One of my pre-diagnosis psychiatrists, on the first visit said very little, letting me speak and tell everything in my life that had an impact on who I was, and what I thought my problem was. After the hour, this locally renowed doctor said, "I could have told you that you were depressed when you walked in here. You didn't even have to open your mouth. It's written in the palor of your face, and the bags under your eyes."

I felt like he wasted my hour, because he didn't try to interact. He felt his purpose was that in an equation he ruled. Not every doctor has the bedside manner to deal with me without making me angry. I've lost a few doctors along the way: I bailed out, or they bailed out. I know I'm a problem, so I don't take medical rejection too personally. Not everyone can deal with me and my problems, because it's beyond their capabilities--not necessarily mine.

I despise those clinicians who set you up, like some board game played by the throw of the dice. You have to trust the doctor and believe he can help you. I no longer blindly trust titles and certificates.

The lonliest place I've been in my life, was when I was afraid to trust myself. That song still gets me, but mostly because I remember the chain of events following. The diagnosis originally took my ego away from me, and it wasn't necessary, except for my particular sense of adventure. One manages to get to the other side of most problems, somehow.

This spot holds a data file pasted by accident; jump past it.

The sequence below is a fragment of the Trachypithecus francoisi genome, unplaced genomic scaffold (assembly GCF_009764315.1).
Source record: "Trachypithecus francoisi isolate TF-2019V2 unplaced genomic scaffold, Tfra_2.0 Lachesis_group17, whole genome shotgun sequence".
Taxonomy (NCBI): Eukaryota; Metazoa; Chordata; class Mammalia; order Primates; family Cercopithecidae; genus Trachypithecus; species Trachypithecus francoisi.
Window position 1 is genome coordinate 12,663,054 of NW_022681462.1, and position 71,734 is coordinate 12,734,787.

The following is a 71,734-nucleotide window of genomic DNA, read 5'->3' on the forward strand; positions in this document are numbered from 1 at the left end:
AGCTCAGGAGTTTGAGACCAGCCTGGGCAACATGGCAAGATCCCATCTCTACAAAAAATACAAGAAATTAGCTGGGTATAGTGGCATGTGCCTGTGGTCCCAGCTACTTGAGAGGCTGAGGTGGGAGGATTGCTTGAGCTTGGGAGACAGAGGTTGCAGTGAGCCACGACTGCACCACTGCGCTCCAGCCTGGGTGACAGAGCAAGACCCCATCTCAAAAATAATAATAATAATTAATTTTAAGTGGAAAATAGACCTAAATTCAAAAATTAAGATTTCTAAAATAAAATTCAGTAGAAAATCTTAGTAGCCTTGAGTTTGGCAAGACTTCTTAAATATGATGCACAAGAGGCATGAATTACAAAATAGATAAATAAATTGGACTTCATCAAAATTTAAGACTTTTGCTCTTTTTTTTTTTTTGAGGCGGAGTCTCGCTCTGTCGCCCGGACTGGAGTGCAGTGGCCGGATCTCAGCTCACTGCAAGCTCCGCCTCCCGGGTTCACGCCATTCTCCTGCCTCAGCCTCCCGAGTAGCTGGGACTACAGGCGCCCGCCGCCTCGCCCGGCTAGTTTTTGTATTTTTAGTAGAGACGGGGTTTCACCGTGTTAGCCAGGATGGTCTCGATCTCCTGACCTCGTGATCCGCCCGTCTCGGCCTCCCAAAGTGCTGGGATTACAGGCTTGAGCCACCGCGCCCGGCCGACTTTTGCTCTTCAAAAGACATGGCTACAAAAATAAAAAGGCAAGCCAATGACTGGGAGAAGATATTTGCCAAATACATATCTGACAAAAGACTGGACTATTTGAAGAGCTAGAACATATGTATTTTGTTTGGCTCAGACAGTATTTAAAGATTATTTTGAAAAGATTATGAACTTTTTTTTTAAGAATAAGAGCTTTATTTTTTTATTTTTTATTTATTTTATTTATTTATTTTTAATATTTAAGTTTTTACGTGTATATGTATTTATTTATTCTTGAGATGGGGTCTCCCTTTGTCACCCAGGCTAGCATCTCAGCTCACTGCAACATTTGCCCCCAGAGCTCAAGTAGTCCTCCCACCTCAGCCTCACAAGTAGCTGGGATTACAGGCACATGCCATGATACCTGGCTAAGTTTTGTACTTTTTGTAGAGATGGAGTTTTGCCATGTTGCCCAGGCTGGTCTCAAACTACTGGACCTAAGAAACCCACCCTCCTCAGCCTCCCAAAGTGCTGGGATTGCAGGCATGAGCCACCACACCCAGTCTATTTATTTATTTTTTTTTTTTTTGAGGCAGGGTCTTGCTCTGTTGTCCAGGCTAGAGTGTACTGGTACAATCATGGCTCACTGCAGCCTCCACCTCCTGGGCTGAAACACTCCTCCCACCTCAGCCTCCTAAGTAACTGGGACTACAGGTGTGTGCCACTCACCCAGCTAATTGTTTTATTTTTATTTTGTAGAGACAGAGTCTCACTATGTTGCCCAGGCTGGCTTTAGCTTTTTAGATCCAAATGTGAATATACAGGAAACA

I understand why God chose that I not be a mother. I have trouble enough taking care of my needs and those of my four pets on a timely basis. I've spoken to people with bipolar parents, and there is often resentment that I can understand. I still wish I could have been a mommy, but now I seek a sort of different mommy role.

I am a writer with a portfolio of paper and pen children I hope to see grow to maturity, and bear fruit. I want the lessons I've learned to be on paper, so that others can read, and some will understand and their lonliness will abate.

Being alone in your own head is the worst. You have to be able to trust yourself on a very basic level. If you don't learn fire burns, you keep making the same mistakes. Bipolars exist frequesntly right next to the biggest flames.

I didn't give up on life, but I had to grieve my loss, and build some new dreams. I accept where I am, who I am, and that sometimes I need lots of help to get by. In the end, it's a matter of trust for each individual in the world, diagnosis or not.

Hope, faith, and being able to believe in oneself are my concepts to understanding what makes personal happiness--and that it is in each person's hands to take control of it, rather than copping out and saying they are less than they can be. In the end, it's always a matter of trust.

© Copyright 2005 a Sunflower in Texas (patrice at Writing.Com). All rights reserved.